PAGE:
But lets just say it is a self-evident truth that he will have a different plan for Thursday, in much the same way that studies show the parents eat as much as half of a childs Halloween candy. Of course they do. Someone has to eat those nasty Butterfingers.

Yeah, studies. And you dont mess with science.

But we digress.

The Giants blew up the notion that series can be explained by turning the big pitching matchup into Tee-Ball With Tony Bennett. That isnt likely to occur again, but this wasnt supposed to happen, either.

In other words, figure this series at your peril.

The Giants were neither clean nor elegant Wednesday night. Nor were the Rangers. But amid the head-scratching, the confounding and the one predictable truth -- Javier Alfonso Lopez, Destroyer Of Worlds -- there is at least the knowledge that the Giants have a leg up, and the Rangers best pitcher in their rear-view mirror for four more days.

They wont get 11 runs again, you can bet that with confidence. But at least they know they can get more than three, and that theyll probably have to. Its no more complicated than that.

In fact, its easy. Easy as taking candy from your kids come Sunday night.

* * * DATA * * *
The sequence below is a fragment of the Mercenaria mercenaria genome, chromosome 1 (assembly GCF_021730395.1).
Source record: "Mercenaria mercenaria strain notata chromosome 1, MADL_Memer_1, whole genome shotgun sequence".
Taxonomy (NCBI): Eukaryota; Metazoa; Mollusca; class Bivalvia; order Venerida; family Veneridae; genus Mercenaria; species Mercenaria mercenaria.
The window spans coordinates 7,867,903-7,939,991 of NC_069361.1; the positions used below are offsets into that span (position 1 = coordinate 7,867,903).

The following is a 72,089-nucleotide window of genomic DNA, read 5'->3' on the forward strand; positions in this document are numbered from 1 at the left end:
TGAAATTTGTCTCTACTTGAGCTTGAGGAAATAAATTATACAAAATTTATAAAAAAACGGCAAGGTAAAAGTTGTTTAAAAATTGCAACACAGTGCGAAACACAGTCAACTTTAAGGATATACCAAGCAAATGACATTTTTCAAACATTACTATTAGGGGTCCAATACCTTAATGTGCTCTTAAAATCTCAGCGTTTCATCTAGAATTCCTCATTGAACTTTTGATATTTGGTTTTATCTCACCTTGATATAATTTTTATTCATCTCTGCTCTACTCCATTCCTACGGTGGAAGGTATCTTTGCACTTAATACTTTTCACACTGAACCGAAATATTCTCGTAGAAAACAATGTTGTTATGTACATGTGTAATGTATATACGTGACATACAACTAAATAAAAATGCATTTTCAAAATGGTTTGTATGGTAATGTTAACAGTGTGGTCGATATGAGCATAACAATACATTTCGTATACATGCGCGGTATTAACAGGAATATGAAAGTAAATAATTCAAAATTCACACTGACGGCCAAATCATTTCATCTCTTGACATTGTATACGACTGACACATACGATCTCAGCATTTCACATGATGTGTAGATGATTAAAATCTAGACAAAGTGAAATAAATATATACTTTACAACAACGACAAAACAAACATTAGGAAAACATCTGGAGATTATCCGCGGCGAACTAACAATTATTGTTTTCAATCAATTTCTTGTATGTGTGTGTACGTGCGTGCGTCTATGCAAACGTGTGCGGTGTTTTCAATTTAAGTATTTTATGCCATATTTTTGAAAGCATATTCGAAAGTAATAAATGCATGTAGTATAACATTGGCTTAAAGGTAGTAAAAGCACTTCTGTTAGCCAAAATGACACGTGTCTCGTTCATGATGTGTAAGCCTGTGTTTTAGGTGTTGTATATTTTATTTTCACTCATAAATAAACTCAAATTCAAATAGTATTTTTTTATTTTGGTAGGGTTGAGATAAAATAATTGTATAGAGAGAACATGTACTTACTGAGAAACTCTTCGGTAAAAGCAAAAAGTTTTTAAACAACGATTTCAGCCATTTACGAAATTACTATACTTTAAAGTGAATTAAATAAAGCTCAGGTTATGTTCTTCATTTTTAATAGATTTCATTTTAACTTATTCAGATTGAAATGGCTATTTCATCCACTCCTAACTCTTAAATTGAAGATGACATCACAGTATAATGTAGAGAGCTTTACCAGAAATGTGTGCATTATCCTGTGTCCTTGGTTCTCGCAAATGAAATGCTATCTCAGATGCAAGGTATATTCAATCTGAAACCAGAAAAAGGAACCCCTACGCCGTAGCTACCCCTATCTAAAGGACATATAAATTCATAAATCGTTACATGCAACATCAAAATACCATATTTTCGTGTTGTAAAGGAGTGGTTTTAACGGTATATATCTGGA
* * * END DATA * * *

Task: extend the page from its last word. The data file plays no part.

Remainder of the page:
Ray Ratto is a columnist for Comcast SportsNet Bay Area.

Phrase that Matt Joyce left out of his apology is key to talking the talk

Phrase that Matt Joyce left out of his apology is key to talking the talk

Matt Joyce said the word, he did the apology, he’ll do the time, and then we’ll see if he’ll get the forgiveness he asks.
Joyce’s two-game suspension by Major League Baseball for using a gay slur at a fan during Friday’s Athletics-Angels game in Anaheim is well within industry norms (though it might have been more tactically impressive if the club itself had issued the suspension), and his apology did not deflect blame or contain the always-insincere caveat “if I offended anyone.” He did offend people and he knew it, so he didn’t couch it in the phraseology of “I don’t think what I said was improper, but I’ll do the perp walk just to get this over with.”